What Are Age Spots?

In your younger days, you may have not minded a few freckles. But age spots — also known as liver spots or solar lentigines — are freckles writ large. Age spots — which can be a centimeter or more in diameter and often cluster together in varying shades or gray, brown, or black — are an unwelcome sign of aging that often occur on the face, forearms, backs of the hands, shoulders, upper back, and tops of the feet.

They are usually just a harmless and painless consequence of sun damage, resulting from a gradual accumulation of the dark pigment melanin. But age spots can be a big cosmetic nuisance. Fortunately, the appearance of age spots can reduced — or even eliminated all together — with over-the-counter or medical treatments.

The Causes of Age Spots

As the name suggests, age spots are most commonly seen in people 40 and older, partly because age itself is associated with extra melanin production. Factors associated with an increased susceptibility to age spots include:

  • Frequent or intense exposure to the sun or tanning beds
  • Fair Skin
  • Family history of age spots

Preventing Age Spots

Of all the factors associated with age spots, the strongest is a long history of sun exposure and sunburn. You can prevent age spots by:

  • Wearing protective clothing and sunglasses while outdoors.
  • Avoiding sun exposure from 10 a.m. through 4 p.m., when sunlight is most intense.
  • Applying a sunscreen of at least SPF 15, preferably 30 minutes before going outdoors.

When Age Spots Might Be Problematic

Because age spots sometimes resemble melanoma, the most serious form of skin cancer, you should receive medical evaluation for any new spots that are:

  • Darkly pigmented, or have an unusual combination of colors.
  • Increasing in size.
  • Irregularly shaped.

Treatment of Age Spots

Over-the-counter fade creams are weaker than prescription medications, and results may not be noticeable until after weeks or months of regular use. But they can be effective in reducing the appearance of lighter-colored age spots. The best products include ingredients such as:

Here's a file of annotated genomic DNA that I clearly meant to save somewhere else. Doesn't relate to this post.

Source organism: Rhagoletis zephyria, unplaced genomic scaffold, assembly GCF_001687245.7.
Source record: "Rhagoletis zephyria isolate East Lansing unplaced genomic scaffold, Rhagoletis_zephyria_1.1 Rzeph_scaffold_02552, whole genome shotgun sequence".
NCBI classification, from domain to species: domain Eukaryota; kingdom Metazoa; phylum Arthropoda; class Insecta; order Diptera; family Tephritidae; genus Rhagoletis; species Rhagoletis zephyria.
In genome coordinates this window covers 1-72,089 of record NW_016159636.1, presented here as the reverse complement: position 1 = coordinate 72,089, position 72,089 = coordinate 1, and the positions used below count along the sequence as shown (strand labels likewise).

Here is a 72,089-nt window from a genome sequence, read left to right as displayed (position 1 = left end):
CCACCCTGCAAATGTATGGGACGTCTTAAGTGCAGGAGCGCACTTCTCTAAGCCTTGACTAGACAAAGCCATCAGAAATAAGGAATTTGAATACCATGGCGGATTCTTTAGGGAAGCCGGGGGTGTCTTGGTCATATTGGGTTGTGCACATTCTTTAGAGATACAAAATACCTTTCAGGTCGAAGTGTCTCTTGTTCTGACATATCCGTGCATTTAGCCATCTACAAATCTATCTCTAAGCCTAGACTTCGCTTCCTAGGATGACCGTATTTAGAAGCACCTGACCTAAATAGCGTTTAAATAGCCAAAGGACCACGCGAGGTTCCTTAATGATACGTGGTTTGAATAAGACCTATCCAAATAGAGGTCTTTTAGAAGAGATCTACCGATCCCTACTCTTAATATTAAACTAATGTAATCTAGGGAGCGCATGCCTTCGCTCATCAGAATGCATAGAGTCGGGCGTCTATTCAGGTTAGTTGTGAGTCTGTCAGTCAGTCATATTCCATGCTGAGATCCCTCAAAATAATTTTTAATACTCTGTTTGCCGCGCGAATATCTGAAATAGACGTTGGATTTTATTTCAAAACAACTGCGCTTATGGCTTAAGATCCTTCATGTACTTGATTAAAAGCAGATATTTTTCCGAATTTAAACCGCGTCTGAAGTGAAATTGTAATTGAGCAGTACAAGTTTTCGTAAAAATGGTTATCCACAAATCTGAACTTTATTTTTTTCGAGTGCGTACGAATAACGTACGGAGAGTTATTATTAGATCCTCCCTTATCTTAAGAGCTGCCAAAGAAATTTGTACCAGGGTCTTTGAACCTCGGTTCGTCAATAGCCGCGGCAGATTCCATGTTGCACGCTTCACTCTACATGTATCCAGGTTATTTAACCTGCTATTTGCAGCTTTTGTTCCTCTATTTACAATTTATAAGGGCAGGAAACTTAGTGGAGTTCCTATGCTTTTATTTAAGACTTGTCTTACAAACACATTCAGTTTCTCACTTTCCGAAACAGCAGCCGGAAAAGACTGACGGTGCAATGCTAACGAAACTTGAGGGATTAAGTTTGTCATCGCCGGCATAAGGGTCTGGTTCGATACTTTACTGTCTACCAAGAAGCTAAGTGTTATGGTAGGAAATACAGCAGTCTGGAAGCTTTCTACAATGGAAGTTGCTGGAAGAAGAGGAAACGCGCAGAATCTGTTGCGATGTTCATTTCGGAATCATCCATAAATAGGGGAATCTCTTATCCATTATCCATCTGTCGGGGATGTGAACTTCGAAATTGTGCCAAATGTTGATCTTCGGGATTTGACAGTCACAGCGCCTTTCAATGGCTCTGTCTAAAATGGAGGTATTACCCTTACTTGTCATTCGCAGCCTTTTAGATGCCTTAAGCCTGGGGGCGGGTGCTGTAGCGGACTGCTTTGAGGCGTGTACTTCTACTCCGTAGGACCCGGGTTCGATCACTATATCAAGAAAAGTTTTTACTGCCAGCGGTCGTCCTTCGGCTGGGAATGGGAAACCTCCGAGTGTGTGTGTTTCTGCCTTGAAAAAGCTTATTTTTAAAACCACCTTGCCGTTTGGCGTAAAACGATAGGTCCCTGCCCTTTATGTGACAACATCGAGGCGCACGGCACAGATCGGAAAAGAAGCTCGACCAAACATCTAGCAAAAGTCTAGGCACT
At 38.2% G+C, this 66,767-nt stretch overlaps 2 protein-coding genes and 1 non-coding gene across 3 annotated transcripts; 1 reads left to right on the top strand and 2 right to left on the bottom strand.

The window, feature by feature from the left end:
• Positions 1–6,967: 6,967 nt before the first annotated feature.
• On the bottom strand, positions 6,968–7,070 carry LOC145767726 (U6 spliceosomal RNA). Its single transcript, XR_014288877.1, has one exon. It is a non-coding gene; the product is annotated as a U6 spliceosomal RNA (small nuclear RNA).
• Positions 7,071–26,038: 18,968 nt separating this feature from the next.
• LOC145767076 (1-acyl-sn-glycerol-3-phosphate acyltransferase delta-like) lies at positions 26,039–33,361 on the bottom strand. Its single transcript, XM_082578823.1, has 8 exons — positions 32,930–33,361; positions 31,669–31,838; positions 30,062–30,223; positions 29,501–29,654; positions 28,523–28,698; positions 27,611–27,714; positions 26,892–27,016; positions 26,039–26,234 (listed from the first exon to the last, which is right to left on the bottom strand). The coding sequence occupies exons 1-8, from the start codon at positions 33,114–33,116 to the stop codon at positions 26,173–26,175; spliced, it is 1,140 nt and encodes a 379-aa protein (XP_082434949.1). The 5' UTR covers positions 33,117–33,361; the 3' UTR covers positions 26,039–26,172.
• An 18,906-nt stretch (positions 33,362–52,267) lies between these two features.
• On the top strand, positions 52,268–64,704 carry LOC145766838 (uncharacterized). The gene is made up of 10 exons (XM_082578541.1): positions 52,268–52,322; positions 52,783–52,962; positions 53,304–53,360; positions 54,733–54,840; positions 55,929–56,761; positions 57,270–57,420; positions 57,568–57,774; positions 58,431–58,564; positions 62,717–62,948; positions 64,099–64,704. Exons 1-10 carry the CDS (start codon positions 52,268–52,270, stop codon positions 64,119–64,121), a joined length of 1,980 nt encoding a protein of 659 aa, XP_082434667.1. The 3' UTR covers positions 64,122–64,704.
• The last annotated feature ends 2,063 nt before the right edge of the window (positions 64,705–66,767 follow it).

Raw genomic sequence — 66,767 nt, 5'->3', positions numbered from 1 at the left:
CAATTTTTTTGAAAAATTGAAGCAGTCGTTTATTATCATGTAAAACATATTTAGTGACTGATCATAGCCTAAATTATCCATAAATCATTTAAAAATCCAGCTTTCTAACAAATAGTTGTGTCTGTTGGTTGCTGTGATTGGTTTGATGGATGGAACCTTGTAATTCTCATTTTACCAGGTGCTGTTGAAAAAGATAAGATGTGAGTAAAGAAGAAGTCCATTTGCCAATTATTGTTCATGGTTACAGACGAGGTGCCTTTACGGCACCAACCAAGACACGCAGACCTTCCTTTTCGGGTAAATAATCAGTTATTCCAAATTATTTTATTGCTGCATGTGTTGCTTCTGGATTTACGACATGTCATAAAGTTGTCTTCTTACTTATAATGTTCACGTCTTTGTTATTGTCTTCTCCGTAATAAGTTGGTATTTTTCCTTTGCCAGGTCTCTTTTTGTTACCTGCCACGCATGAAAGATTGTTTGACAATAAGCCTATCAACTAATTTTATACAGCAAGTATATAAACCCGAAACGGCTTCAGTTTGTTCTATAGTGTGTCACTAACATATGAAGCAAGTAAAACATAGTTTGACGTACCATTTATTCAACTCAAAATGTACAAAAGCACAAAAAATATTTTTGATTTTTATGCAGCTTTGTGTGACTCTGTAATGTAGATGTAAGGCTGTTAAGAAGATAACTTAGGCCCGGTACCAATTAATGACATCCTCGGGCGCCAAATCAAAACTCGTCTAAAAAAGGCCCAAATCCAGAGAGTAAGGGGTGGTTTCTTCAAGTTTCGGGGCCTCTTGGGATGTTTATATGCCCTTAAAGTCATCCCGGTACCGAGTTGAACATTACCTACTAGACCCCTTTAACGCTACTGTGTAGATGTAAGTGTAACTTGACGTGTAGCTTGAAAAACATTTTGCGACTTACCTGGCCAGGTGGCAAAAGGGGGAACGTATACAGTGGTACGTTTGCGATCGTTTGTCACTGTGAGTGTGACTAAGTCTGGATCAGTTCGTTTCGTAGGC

• Hydroquinone
  • Glycolic Acid
  • Kojic Acid

Other over-the-counter options include products containing retinoids, vitamin A derivatives that accelerate the defoliation of skin.
Medical treatments include:

  • Prescription Medications: Some topical ointments contain high-strength hydroquinone. Others contain hydroquinone in combination with the prescription retinoid tretinoin and a steroid.
  • Cryotherapy: During this simple, in-office procedure, your doctor sprays liquid nitrogen on one or more age spots to destroy the accumulated melanin.
  • Laser Therapy: Various types of lasers can be used to obliterate accumulated melanin, but this therapy often requires multiple treatments.
  • Dermabrasion: Using a rapidly rotating brush, your doctor sands off the outer layer of skin, enabling the growth of a new and natural-looking layer.
  • Chemical Peels: Multiple applications of certain acids — including alpha hydroxy acids — burn off the outer layer of skin, also enabling the growth of a new and natural-looking layer.

Although age spots aren't medically dangerous — and don't require treatment — they can make you look and feel older. With the right medical management, you can reduce or eliminate these common nuisances, and restore a more youthful and even look to your skin.

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Fall Skincare Tip

Your skin can appear dull and dry after a summer spent in the sun, exfoliation can remove the dull outer layer of skin, and unclog pores plugged by regular sunscreen use. But be gentle with exfoliation: A mild scrub, baby washcloth, or exfoliating cleansing towelette will do a fine job. Exfoliate only once or twice a week, and don't get over-aggressive, too-vigorous scrubbing can scratch, tear, and damage skin, compromising the glow that gentle exfoliation gives. Another exfoliation option: Microdermabrasion or glycolic acid peels. These procedures are more effective and quicker at removing the superficial dead layer of skin.
Oct 20th, 2012

Did You Know

According to the American Academy of Dermatology (AAD), up to 80 percent of ultraviolet rays can pass through clouds! Also another surprising bit of info: Just because you’re indoors doesn’t mean the sun can’t find you — window glass blocks the UVB light that causes sunburns, but cell-damaging UVA rays still penetrate. The bottom line: Sunscreen is a must, indoors or out, year-round, every day.
March 31st, 2012



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